The American playwright Emily Schwend’s award winning play Utility arrives at the Orange Tree Theatre with direction by Caitlin McLeod. Set in East Texas, yellow dusty light fills the space and the sound of crickets echo through the auditorium. Designed by Max Johns, the stage has been transformed into a cramped kitchen that has been covered in white plastic dust sheets, with cabinets filled with soup cans, bags of cornflower and boxes of open cornflakes.
It becomes evident from the opening scene that Chris (Robert Lonsdale) and Amber (Roybn Addison) are separated, however can Chris be given a second chance? As he explains, “he has kicked the pills” and this time he wants to make amends with his family and bring them back to their home.
Schwend brings to light the relentless strains of living in a capitalist society today, where every hour of the day is used to keep the family afloat. Grappling with two jobs, kids to feed and a house to run, Amber is too tired to even care if her husband is being disloyal. Chris comes across as a charming man who tries to help Amber with the everyday chores, though you cannot help thinking that if she was not there, the family would fall apart, bills would not be paid and they probably would have been evicted from their home.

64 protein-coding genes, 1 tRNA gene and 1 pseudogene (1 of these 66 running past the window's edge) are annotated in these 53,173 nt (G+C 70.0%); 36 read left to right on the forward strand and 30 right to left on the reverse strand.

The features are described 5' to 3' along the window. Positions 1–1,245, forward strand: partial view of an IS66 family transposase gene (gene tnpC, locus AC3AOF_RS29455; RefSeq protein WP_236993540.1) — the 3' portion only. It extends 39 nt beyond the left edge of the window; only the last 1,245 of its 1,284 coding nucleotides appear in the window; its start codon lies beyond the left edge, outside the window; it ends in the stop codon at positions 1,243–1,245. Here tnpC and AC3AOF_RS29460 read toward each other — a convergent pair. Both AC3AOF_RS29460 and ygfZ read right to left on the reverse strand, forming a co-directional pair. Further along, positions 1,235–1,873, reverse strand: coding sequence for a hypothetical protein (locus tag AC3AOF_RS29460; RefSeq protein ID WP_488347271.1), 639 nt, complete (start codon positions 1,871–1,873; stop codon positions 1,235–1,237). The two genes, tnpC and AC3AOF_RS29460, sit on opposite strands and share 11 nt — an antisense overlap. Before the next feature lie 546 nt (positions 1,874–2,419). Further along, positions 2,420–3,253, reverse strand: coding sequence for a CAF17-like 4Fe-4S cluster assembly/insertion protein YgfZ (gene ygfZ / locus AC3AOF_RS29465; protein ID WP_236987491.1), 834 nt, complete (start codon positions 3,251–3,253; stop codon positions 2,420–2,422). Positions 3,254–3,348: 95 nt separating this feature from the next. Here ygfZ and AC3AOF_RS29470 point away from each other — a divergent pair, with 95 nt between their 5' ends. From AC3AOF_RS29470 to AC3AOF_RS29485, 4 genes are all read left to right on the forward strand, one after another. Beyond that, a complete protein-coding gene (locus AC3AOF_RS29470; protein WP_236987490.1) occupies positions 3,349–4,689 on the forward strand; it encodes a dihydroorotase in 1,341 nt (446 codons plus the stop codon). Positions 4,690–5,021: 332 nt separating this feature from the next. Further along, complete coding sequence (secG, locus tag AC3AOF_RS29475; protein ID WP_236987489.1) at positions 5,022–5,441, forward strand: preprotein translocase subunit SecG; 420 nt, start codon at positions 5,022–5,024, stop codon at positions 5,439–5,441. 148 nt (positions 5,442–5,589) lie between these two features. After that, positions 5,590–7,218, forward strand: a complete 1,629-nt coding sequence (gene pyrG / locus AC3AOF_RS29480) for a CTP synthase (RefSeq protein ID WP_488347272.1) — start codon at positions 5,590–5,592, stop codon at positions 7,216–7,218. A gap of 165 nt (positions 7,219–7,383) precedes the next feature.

The question of taking ‘responsibility’ filters through the scenes. What are the sacrifices you have to make in life and the choices you have to let go of? Though Amber does not cry for help, she is a portrait of resilience who will not allow herself to break; if she does, her life would crumble from beneath her feet.
There are moments within the piece when Addison subtly reveals Amber’s vulnerability and that underneath she is actually a rather fragile woman. Dark shadows and glazed eyes, she frantically runs in and out of the space with heavy shopping and presents to wrap. It is her daughter’s birthday party and she wants to show everyone she does things properly and that she has high standards. Words fly, prickly remarks are made and sarcastic jabs are given. What seems on the surface as small, insignificant worries can in actual fact be painful and physiologically destructive. Everything feels an effort. Even forgetting plastic cups for the party turns into an agonising argument.
Jim (Matt Sutton) gives a brilliant performance as Chris’s brother. Slow and deliberate, he talks of the past, reminding Amber of her youth. A time when they were quizzical, when they wanted to hear each other’s stories, to laugh at each other and to be open. As the party begins, with smashed cakes and white towers of peanut butter sandwiches, Amber tells Chris “balloons are supposed to fly in the air not sit in a heap”. Maybe she is referring to herself here, as she continues to struggle to find any energy or hope in her life.
Utility is playing at the Orange Tree Theatre until 7 July
Photo: Helen Murray